Walking and the pedestrian environment
April 16, 2006
Anatomy of a Bus Stop (Tokyo)

Digging into a Keio bus stop.

There are several private and public bus companies in Tokyo, and each have their own bus stops. Here I disect a stop belonging to Keio Bus Lines.

Keio Bus Lines is part of a corporate group including Keio Rail, Keio Department Stores, Keibundo Book Stores, Hachioji-Kamikawa Reien (a massive cemetary in the mountains), and many other companies. Keio operates exclusively in the western part of Tokyo prefecture. Some of the trains from the Keio Line and New Keio Line continue on the Toei Shinjuku Line subway through central Tokyo. Keio Group contains many bus companies, operating Highway, Local, Overnight, Tour, Charter, and Sightseeing buses. Only West Tokyo Bus and Tama Bus operate as a distinguishably separate unit, though.

Keio Bus StopOverall view of the bus stop. Key features are the information kiosk, the overhead enclosure, and the bench. The enclosure features the Keio logo at either end, and protection from the rain but not wind. The stop is located across from Shinjuku Central Park, on Juniso Avenue.

Bus Route InfoAt the top of the information kiosk on all sides is basic stop information. Below Keio is the name of the stop, "Juniso ike no ue", or "Above Juniso Pond" - more about that in a minute. On the lower left are the bus route numbers that stop here. In this case, "Shuku 45", "Shuku 41", and "Shuku 51". Keio bus route numbers always are one character indicating the route terminus followed by two numbers. Shuku is the second character of Shinjuku. On the lower right is the terminus of each route, which happens to be Shinjuku Station West Entrance for all three routes.

It's worth taking a moment to discuss the name of this stop. Like many place names in Tokyo, this bus stop hints at a very different past for this neighborhood. Juniso (Jyuunisou) was a former nickname of Kumano Shrine (built 1403), which was built to house the twelve statues of Kishuu Kumano, and is now in the northwest corner of Shinjuku Central Park. Juniso is a corruption, but it's not clear exactly what the source was. Many stories exist, for example saying that it comes from "Jyuuni Souden" (Twelve Shrines), "Kumano Sanzan Jyuunisho Kongen" (Twelve Statues of Kumano Triple Peak) or "Kumano Sanzan Jyuuni Soushi" (Twelve Small Shrines of Kumano Triple Peak). Taken as it looks, Juniso means "Twelve Temples", but "so" is not a standard reading for the final character.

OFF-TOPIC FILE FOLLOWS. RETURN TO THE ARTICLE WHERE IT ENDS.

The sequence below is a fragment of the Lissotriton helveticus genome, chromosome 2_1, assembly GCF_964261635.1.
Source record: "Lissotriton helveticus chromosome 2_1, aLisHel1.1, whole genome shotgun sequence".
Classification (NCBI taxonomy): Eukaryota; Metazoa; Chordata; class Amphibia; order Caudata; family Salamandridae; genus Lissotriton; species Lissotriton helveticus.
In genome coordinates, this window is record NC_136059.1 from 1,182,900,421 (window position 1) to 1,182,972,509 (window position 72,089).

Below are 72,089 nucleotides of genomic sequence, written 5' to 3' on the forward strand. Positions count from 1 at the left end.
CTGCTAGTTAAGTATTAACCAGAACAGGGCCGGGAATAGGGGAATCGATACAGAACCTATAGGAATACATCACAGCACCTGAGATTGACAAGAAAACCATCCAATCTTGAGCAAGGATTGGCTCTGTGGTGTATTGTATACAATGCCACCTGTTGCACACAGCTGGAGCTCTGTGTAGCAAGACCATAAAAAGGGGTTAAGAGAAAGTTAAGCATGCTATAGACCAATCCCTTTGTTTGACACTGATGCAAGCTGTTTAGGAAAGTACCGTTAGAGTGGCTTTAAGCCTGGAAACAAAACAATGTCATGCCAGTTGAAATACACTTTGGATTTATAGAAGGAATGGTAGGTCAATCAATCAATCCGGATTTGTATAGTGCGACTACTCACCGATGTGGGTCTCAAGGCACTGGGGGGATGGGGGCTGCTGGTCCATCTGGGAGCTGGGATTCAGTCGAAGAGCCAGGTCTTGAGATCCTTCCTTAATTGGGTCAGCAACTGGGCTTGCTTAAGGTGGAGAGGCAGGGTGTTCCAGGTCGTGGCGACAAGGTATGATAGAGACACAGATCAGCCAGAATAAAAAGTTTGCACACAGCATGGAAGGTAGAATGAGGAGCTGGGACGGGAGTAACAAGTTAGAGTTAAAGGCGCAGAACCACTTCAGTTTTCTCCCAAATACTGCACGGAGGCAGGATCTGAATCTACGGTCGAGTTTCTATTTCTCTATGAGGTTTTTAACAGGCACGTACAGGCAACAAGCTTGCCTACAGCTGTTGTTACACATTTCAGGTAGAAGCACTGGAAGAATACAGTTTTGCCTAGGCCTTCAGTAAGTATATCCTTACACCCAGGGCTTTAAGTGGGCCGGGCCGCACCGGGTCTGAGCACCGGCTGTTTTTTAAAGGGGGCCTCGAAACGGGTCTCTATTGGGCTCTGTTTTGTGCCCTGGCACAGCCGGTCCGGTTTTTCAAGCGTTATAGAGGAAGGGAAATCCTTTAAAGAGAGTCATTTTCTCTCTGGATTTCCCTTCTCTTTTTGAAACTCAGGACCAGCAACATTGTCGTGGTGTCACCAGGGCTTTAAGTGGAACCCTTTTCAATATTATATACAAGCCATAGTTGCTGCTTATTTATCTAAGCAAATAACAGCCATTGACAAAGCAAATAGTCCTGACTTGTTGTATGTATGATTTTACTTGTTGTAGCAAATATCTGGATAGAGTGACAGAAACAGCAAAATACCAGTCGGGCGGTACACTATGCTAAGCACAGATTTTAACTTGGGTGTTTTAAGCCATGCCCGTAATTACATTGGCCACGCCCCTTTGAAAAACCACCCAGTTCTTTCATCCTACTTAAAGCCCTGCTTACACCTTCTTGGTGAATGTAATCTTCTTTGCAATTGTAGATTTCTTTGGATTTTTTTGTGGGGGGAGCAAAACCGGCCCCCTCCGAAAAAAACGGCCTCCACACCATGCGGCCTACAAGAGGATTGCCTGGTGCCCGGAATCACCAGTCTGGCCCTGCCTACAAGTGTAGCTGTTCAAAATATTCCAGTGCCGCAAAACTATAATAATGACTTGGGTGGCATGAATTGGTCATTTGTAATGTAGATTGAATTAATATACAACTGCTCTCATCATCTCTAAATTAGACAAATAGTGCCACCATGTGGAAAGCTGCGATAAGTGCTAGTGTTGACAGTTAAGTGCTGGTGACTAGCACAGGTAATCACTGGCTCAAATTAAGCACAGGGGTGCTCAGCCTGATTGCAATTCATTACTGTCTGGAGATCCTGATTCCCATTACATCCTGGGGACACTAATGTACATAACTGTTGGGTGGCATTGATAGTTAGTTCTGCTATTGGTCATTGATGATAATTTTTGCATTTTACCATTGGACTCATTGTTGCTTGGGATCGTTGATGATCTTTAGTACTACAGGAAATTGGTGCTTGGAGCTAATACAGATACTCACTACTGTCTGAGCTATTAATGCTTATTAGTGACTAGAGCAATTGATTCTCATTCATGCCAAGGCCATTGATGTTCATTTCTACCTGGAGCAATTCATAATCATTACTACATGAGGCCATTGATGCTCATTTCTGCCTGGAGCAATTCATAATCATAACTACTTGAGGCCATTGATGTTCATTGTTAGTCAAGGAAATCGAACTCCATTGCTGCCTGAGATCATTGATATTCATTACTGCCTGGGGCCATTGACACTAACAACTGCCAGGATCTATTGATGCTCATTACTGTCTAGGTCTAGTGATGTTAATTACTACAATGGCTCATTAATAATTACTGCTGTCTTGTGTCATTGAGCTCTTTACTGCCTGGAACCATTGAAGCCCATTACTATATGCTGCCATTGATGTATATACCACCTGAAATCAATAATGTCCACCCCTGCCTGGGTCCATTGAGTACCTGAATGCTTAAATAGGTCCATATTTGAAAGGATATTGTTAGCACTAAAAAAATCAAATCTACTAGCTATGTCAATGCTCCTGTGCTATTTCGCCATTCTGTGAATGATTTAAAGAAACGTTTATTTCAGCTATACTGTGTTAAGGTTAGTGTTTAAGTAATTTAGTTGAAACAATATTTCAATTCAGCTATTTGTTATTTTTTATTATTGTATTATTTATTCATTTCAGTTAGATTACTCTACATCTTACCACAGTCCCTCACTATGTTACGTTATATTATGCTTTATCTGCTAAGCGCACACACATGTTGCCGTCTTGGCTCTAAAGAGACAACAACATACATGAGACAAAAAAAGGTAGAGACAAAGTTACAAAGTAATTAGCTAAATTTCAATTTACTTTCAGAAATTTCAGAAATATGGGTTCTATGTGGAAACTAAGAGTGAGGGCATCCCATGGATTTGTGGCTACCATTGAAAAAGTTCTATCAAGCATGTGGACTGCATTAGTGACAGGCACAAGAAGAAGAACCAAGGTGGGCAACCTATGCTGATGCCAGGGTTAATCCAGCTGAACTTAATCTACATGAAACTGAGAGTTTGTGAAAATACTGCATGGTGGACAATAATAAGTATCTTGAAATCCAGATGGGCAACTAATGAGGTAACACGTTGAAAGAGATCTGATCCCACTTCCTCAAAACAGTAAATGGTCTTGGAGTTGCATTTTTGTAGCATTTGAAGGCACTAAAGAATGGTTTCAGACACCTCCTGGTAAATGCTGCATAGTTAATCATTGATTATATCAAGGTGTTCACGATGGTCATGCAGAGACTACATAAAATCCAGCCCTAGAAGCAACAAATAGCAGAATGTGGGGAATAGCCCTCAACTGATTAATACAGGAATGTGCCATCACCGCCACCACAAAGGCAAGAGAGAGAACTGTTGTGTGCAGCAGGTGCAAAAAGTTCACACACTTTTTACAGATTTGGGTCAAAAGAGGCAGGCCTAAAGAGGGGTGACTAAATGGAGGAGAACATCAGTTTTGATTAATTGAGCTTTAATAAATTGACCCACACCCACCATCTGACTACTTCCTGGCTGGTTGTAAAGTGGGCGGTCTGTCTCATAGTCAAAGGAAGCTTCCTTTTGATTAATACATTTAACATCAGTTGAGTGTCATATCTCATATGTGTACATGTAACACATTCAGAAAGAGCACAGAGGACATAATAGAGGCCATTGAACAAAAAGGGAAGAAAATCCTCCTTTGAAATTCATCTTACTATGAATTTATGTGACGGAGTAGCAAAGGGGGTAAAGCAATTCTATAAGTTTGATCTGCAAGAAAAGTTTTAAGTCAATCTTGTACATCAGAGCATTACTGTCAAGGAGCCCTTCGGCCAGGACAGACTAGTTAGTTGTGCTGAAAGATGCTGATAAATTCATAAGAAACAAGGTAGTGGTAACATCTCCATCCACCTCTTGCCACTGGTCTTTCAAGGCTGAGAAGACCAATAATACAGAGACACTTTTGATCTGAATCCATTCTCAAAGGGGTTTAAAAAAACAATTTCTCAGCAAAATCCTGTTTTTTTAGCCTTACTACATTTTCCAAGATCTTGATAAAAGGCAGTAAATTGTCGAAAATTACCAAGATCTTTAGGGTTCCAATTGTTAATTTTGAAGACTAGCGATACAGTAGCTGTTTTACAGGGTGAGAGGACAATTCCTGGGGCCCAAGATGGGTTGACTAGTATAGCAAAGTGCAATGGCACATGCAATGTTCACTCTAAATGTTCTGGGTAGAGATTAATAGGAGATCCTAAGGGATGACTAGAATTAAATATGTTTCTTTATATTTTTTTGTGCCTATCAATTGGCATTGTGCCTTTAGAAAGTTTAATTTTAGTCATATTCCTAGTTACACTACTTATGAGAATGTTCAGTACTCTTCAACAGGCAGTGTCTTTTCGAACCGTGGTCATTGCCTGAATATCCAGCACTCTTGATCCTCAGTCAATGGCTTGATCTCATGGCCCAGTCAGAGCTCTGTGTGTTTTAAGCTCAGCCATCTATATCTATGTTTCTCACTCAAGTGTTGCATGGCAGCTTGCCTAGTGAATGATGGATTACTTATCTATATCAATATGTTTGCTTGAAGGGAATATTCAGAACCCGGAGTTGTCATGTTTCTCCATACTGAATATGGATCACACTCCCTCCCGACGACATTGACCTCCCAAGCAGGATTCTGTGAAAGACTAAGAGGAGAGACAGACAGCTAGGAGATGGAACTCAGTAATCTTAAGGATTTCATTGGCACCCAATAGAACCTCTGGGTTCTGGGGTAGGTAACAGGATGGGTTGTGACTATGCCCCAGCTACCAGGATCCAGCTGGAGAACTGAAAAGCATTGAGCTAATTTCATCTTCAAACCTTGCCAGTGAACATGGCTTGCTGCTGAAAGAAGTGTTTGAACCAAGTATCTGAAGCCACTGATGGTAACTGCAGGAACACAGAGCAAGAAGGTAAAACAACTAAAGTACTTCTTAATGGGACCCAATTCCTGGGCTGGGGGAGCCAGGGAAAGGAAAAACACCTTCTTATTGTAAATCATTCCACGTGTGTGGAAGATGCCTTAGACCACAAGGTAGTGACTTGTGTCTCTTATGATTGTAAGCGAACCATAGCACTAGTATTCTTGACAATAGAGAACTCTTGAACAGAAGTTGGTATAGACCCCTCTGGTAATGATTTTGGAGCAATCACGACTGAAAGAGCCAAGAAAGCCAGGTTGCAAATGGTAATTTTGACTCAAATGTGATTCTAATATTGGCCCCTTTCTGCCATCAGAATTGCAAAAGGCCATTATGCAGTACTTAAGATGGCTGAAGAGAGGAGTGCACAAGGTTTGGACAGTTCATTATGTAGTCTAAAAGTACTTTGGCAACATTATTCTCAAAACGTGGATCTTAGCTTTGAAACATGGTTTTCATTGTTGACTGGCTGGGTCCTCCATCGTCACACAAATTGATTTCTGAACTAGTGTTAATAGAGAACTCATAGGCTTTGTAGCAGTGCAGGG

This area became a famous resort destination in the middle Edo era (early 1700s), with many waterfalls and ponds. There were pleasure boats, flower fields, fireworks, tea rooms and hot springs to enjoy. It remained a favorite leisure spot up until World War 2. In 1968 the "Great Pond of Juniso," by that point a series of water reservoir ponds, was erased in preparation for the construction of West Shinjuku, part of Tokyo's massive 1960s growth spurt. The reservoir was submerged into tanks and Shinjuku Central Park built on top. The neighborhood's name was even changed from memorable Juniso District to bureaucratic West Shinjuku District Number 4.

More information on Jyuunisou in Japanese, and a briefer summary of Jyuunisou with nice illustrations, again in Japanese.

Route MapBelow the stop information on the outside is a map of remaining stops on these lines. Facing away from the street is a map of the entire route with transfer information.

Bus BulletinThe bottom of the sign is for notices from Keio to their customers. A sticker asks folks not to smoke at the stop (which is illegal in Shinjuku now anyways), and a print-out alerts riders to increased anti-terrorism security.

Time TableAt the bottom of the sign on the inside of the stop is a time table. On the left is weekdays, then Saturdays, then Sundays and Holidays. Like timetables in train stations, each hour is represented by a row, and the minutes of departure are written for each hour.

Bus LocationAt eye level on the sign is a low-tech (by current standards) bus location indicator. A green bus appears between the previous stops to show where the next bus currently is located.

Bus Stop BenchA functional bench is located curbside for desperate passengers to lighten their load.

Posted by Rob Ketcherside at April 16, 2006 4:02 AM
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